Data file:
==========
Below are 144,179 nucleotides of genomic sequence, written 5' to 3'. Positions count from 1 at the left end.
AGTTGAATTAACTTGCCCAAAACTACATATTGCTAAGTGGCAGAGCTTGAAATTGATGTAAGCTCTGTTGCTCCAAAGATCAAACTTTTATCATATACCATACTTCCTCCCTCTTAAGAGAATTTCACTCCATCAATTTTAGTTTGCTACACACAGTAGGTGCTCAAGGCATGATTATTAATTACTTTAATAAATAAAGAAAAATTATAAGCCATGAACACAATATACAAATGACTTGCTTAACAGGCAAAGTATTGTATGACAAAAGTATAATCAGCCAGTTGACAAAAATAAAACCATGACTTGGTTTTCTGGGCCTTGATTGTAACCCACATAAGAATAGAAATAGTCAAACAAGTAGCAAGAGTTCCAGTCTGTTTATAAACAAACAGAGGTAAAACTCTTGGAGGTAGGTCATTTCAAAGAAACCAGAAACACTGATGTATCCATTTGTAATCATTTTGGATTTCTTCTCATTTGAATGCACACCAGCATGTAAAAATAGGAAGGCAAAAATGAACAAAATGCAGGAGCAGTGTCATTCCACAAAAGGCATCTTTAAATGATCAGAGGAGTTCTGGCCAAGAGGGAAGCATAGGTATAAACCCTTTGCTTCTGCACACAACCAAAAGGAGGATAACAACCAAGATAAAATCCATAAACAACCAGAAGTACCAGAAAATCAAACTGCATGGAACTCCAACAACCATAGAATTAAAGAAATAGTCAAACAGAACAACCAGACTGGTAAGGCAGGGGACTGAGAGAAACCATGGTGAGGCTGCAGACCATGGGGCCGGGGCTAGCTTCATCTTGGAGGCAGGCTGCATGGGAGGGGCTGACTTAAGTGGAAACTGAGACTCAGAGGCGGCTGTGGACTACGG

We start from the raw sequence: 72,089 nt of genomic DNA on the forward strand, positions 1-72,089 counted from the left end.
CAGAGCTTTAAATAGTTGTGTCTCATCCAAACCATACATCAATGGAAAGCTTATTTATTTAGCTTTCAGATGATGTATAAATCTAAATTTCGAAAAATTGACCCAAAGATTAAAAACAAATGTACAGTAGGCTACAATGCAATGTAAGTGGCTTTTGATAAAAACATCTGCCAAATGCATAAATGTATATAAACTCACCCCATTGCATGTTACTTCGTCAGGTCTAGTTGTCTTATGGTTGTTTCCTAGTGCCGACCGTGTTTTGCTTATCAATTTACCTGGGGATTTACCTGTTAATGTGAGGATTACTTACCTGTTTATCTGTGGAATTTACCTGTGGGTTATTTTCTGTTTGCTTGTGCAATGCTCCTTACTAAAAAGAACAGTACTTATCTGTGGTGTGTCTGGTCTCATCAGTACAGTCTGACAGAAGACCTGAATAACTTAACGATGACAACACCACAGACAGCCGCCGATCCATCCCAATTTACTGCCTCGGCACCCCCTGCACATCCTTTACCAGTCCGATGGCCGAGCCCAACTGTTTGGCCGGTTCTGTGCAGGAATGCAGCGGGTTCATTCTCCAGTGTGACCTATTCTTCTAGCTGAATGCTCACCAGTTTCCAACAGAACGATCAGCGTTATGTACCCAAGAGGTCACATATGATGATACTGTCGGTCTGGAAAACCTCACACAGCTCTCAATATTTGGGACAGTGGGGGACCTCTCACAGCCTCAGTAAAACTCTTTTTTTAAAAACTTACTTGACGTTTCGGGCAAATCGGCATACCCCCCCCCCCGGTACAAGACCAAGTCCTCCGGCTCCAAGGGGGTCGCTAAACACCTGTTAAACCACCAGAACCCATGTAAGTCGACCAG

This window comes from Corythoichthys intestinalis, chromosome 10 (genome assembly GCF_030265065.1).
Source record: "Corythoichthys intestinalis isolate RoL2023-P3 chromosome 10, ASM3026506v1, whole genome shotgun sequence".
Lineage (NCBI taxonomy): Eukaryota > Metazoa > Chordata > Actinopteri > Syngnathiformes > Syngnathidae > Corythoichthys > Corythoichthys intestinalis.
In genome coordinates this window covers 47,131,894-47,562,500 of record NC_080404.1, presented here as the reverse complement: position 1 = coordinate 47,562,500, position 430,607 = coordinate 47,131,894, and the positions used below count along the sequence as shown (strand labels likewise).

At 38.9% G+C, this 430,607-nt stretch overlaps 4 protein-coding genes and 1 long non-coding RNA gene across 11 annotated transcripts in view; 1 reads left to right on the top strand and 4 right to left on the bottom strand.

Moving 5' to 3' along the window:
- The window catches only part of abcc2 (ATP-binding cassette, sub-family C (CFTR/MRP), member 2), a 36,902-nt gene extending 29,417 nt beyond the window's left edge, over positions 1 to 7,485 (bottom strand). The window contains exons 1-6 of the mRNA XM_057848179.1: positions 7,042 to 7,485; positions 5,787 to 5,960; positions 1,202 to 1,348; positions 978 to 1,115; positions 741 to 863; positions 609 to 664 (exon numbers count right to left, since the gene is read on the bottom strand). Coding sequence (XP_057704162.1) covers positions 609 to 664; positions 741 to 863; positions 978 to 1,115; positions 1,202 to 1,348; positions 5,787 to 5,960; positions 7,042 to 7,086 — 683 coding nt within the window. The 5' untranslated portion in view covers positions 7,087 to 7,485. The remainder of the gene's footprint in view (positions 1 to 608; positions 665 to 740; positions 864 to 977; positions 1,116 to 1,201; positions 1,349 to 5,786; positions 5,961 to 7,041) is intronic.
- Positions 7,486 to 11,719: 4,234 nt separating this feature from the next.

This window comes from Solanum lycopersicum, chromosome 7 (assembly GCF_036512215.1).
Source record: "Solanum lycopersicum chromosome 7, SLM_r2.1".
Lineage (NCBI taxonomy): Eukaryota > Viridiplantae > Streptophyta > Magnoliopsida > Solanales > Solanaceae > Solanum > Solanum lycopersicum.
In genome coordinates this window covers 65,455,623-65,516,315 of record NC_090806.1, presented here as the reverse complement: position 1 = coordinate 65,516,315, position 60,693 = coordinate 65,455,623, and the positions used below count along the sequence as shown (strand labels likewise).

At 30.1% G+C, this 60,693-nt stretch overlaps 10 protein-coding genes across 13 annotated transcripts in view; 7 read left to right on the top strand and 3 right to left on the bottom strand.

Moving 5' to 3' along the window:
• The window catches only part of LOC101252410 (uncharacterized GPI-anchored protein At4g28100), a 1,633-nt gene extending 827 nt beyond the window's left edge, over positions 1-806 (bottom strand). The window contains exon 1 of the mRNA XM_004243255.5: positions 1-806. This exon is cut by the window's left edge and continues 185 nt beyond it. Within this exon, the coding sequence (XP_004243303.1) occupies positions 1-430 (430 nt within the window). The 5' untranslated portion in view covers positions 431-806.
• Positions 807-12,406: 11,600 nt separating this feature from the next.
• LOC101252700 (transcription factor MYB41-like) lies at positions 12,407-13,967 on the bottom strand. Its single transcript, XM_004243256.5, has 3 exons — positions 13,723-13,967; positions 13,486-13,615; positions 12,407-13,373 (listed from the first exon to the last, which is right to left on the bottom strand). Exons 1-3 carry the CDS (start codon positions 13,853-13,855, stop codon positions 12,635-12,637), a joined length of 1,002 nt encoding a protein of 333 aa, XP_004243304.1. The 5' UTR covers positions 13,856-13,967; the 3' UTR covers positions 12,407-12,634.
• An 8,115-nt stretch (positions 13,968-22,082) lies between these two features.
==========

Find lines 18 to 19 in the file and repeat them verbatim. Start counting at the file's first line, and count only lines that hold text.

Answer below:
Moving 5' to 3' along the window:
• The window catches only part of LOC101252410 (uncharacterized GPI-anchored protein At4g28100), a 1,633-nt gene extending 827 nt beyond the window's left edge, over positions 1-806 (bottom strand). The window contains exon 1 of the mRNA XM_004243255.5: positions 1-806. This exon is cut by the window's left edge and continues 185 nt beyond it. Within this exon, the coding sequence (XP_004243303.1) occupies positions 1-430 (430 nt within the window). The 5' untranslated portion in view covers positions 431-806.